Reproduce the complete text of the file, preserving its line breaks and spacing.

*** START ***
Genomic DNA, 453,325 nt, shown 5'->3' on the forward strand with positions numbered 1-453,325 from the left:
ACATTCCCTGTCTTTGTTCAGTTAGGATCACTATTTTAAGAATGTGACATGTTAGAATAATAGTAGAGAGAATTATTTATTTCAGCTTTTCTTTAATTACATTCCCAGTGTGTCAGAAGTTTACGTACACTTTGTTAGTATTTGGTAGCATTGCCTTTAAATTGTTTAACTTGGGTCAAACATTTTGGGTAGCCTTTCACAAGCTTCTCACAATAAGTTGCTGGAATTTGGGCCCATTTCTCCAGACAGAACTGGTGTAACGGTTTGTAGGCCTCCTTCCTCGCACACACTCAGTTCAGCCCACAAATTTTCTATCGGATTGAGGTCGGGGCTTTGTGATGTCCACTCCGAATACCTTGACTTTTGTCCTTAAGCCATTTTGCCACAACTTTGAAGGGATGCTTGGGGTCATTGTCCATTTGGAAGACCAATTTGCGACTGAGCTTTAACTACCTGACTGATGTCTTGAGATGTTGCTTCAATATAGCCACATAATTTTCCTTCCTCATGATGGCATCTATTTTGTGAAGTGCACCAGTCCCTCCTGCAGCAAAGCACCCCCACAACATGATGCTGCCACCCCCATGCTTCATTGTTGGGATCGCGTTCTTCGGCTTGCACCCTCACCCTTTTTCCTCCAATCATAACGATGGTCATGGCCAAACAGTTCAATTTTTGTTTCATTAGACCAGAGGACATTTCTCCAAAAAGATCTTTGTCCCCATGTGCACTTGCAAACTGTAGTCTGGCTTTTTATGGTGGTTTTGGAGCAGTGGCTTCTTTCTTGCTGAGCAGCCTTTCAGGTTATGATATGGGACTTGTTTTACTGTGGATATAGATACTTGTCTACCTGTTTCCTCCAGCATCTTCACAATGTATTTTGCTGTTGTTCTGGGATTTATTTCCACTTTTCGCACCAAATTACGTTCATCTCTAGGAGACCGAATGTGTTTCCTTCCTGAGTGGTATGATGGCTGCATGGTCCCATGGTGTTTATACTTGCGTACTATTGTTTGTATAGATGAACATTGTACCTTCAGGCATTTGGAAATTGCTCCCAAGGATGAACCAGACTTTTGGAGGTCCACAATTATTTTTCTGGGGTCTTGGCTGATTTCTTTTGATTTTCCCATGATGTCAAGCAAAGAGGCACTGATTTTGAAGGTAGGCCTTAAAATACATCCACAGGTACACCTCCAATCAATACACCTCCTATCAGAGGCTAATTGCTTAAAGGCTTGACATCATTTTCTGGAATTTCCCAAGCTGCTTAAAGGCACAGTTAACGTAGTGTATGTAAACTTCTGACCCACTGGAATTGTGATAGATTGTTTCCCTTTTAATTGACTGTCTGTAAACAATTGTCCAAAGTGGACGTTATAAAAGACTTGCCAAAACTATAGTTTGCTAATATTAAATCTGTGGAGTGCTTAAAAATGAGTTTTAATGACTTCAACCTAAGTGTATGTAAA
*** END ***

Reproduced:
Genomic DNA, 453,325 nt, shown 5'->3' on the forward strand with positions numbered 1-453,325 from the left:
ACATTCCCTGTCTTTGTTCAGTTAGGATCACTATTTTAAGAATGTGACATGTTAGAATAATAGTAGAGAGAATTATTTATTTCAGCTTTTCTTTAATTACATTCCCAGTGTGTCAGAAGTTTACGTACACTTTGTTAGTATTTGGTAGCATTGCCTTTAAATTGTTTAACTTGGGTCAAACATTTTGGGTAGCCTTTCACAAGCTTCTCACAATAAGTTGCTGGAATTTGGGCCCATTTCTCCAGACAGAACTGGTGTAACGGTTTGTAGGCCTCCTTCCTCGCACACACTCAGTTCAGCCCACAAATTTTCTATCGGATTGAGGTCGGGGCTTTGTGATGTCCACTCCGAATACCTTGACTTTTGTCCTTAAGCCATTTTGCCACAACTTTGAAGGGATGCTTGGGGTCATTGTCCATTTGGAAGACCAATTTGCGACTGAGCTTTAACTACCTGACTGATGTCTTGAGATGTTGCTTCAATATAGCCACATAATTTTCCTTCCTCATGATGGCATCTATTTTGTGAAGTGCACCAGTCCCTCCTGCAGCAAAGCACCCCCACAACATGATGCTGCCACCCCCATGCTTCATTGTTGGGATCGCGTTCTTCGGCTTGCACCCTCACCCTTTTTCCTCCAATCATAACGATGGTCATGGCCAAACAGTTCAATTTTTGTTTCATTAGACCAGAGGACATTTCTCCAAAAAGATCTTTGTCCCCATGTGCACTTGCAAACTGTAGTCTGGCTTTTTATGGTGGTTTTGGAGCAGTGGCTTCTTTCTTGCTGAGCAGCCTTTCAGGTTATGATATGGGACTTGTTTTACTGTGGATATAGATACTTGTCTACCTGTTTCCTCCAGCATCTTCACAATGTATTTTGCTGTTGTTCTGGGATTTATTTCCACTTTTCGCACCAAATTACGTTCATCTCTAGGAGACCGAATGTGTTTCCTTCCTGAGTGGTATGATGGCTGCATGGTCCCATGGTGTTTATACTTGCGTACTATTGTTTGTATAGATGAACATTGTACCTTCAGGCATTTGGAAATTGCTCCCAAGGATGAACCAGACTTTTGGAGGTCCACAATTATTTTTCTGGGGTCTTGGCTGATTTCTTTTGATTTTCCCATGATGTCAAGCAAAGAGGCACTGATTTTGAAGGTAGGCCTTAAAATACATCCACAGGTACACCTCCAATCAATACACCTCCTATCAGAGGCTAATTGCTTAAAGGCTTGACATCATTTTCTGGAATTTCCCAAGCTGCTTAAAGGCACAGTTAACGTAGTGTATGTAAACTTCTGACCCACTGGAATTGTGATAGATTGTTTCCCTTTTAATTGACTGTCTGTAAACAATTGTCCAAAGTGGACGTTATAAAAGACTTGCCAAAACTATAGTTTGCTAATATTAAATCTGTGGAGTGCTTAAAAATGAGTTTTAATGACTTCAACCTAAGTGTATGTAAA